LAHORE: A promising Khyber Pakhtunkhwa student who boldly stood up for girls education in face of threats from the Taliban has been awarded a runner-up prize by the Dutch organisation ‘KidsRights.’
Malala Yousafzai, a 13-year-old student of the Swat Valley, has earned herself ‘International Children’s Peace Prize’ instituted by the Dutch organisation.
Yousufzai was one of only five children chosen from a pool of 98 originally put forward by organisations and individuals from 42 different countries. She participated in Open Minds project initiated in Swat by the Institute for War and Peace Reporting (IWPR).
She used the lessons she had learned in the programme to write a series of articles for the BBC News Urdu website during her family’s displacement from the Swat valley in the summer of 2009. KidsRights said that Yousufzai was nominated for this award because her writing was focused on girls’ right to education, which were restricted by the Taliban in the Swat Valley.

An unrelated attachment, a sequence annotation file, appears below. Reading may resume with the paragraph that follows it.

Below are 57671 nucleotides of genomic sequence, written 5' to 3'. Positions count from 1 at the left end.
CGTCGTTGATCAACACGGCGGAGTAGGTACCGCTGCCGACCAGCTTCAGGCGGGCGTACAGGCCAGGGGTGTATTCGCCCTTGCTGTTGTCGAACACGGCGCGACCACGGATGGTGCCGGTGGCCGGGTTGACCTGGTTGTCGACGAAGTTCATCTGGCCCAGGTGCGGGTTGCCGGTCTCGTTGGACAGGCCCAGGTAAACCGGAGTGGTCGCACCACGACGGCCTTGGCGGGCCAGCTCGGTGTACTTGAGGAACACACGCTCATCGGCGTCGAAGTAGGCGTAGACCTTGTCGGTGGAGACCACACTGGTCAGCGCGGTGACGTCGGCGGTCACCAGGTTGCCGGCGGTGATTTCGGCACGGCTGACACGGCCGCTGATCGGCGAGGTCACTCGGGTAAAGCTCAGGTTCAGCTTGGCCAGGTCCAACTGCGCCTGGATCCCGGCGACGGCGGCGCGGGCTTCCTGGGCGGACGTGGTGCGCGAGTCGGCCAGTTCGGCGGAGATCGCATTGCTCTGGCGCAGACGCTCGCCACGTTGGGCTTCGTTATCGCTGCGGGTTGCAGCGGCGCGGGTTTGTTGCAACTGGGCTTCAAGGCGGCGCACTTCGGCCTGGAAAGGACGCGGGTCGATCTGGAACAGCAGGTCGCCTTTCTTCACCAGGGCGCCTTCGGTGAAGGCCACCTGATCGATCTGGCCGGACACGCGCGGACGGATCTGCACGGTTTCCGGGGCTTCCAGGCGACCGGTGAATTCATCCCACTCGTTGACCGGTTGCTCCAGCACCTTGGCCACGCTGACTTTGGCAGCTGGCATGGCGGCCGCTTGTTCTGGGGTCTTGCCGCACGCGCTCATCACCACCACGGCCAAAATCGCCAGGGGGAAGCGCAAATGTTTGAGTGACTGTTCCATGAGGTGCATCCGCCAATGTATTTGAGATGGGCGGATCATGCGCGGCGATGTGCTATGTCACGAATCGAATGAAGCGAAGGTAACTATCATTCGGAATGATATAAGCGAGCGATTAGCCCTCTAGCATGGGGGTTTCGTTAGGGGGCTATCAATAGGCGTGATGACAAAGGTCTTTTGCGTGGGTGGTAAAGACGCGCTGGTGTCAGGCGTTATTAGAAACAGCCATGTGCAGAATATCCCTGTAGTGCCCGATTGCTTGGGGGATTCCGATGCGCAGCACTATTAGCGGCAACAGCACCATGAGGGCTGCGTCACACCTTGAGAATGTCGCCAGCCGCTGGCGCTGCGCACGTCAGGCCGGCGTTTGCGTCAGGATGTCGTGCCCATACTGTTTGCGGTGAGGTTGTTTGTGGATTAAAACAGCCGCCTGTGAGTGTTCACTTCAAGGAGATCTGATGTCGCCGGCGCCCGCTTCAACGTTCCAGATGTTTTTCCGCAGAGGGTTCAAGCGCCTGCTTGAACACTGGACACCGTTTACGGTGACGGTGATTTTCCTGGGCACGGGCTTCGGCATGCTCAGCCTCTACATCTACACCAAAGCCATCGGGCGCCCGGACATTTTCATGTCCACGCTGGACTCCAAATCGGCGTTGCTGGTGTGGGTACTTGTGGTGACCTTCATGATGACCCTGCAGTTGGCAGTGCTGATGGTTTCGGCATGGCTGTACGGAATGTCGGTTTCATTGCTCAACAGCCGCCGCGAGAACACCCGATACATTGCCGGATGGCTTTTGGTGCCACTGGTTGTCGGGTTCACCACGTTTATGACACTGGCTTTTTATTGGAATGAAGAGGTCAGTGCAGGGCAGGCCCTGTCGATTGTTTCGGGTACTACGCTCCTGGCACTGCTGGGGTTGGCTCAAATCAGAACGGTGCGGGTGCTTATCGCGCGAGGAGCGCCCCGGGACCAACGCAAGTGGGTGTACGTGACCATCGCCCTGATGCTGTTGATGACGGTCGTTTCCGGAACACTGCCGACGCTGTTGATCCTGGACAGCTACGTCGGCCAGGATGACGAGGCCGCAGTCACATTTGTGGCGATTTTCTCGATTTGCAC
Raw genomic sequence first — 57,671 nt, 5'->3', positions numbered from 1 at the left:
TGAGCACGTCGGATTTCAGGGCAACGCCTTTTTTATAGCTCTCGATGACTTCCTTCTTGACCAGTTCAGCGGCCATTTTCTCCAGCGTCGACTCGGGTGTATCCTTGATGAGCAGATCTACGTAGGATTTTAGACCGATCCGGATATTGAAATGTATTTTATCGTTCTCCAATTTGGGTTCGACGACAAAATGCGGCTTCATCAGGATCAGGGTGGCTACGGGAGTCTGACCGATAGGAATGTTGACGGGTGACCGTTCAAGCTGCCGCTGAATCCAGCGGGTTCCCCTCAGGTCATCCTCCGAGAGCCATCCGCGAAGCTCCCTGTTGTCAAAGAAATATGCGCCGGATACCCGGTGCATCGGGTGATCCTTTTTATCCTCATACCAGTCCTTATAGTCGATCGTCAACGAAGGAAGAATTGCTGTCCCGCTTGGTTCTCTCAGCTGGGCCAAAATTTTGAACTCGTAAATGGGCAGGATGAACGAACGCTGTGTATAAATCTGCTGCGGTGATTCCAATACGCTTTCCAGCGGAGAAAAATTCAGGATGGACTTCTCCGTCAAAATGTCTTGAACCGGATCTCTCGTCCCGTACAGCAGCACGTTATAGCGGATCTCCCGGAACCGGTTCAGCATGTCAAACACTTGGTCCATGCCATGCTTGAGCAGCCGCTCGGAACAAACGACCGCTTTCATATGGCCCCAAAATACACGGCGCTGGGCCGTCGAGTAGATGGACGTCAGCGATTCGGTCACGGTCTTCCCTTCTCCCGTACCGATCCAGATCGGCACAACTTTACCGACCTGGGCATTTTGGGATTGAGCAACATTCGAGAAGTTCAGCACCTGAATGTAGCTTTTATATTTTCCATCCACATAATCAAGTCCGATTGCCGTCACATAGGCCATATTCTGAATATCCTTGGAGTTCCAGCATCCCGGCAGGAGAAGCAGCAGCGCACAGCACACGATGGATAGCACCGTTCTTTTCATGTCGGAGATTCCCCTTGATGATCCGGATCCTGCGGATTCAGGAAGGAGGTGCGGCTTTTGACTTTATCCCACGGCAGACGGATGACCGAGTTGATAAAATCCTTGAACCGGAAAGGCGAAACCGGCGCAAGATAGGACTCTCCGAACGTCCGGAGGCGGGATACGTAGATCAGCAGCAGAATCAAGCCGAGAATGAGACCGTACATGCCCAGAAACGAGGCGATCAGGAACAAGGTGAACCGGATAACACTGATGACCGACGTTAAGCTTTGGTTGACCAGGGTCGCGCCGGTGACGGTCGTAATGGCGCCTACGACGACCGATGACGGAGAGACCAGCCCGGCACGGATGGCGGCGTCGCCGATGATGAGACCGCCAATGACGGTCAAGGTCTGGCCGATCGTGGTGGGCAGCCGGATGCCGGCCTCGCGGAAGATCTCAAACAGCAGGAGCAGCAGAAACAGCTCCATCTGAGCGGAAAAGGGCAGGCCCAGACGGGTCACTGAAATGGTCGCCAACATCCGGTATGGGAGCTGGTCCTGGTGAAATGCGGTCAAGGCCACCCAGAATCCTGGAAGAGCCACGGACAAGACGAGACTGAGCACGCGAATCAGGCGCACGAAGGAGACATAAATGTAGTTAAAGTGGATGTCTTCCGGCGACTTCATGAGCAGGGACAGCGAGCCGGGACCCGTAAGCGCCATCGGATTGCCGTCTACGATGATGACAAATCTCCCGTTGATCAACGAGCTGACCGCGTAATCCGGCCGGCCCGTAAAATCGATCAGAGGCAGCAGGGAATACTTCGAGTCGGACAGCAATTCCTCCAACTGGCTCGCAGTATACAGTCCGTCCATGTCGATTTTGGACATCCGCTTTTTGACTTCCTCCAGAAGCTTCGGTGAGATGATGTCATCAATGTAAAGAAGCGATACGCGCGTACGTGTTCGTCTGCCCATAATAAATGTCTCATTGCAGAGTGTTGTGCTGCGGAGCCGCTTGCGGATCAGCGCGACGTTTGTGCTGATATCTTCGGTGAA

Yousufzai dared to stand up for herself and other girls and used national and international media to let the world know that girls should also have the right to go to school.
‘Open Minds’ Pakistan was IWPR’s first youth-focused project. It provided journalism training to young people aged 10 to 19 in Pakistan, giving them opportunities to discuss, debate and publish reports on current affairs.
The project worked in as many as 42 schools in a mixture of seminaries, public and low fee charity schools and in rural and urban schools. The project’s three-stage training course broadened students’ horizons, introducing them to national and global issues.
In addition to the classroom training, internet access was provided to the participant schools, enabling students to interact via the project’s website.
The winner of International Children’s Peace Prize was 17-year-old Michaela Mycroft from South Africa.
Yousufzai is also the first Pakistani to be nominated for the prize.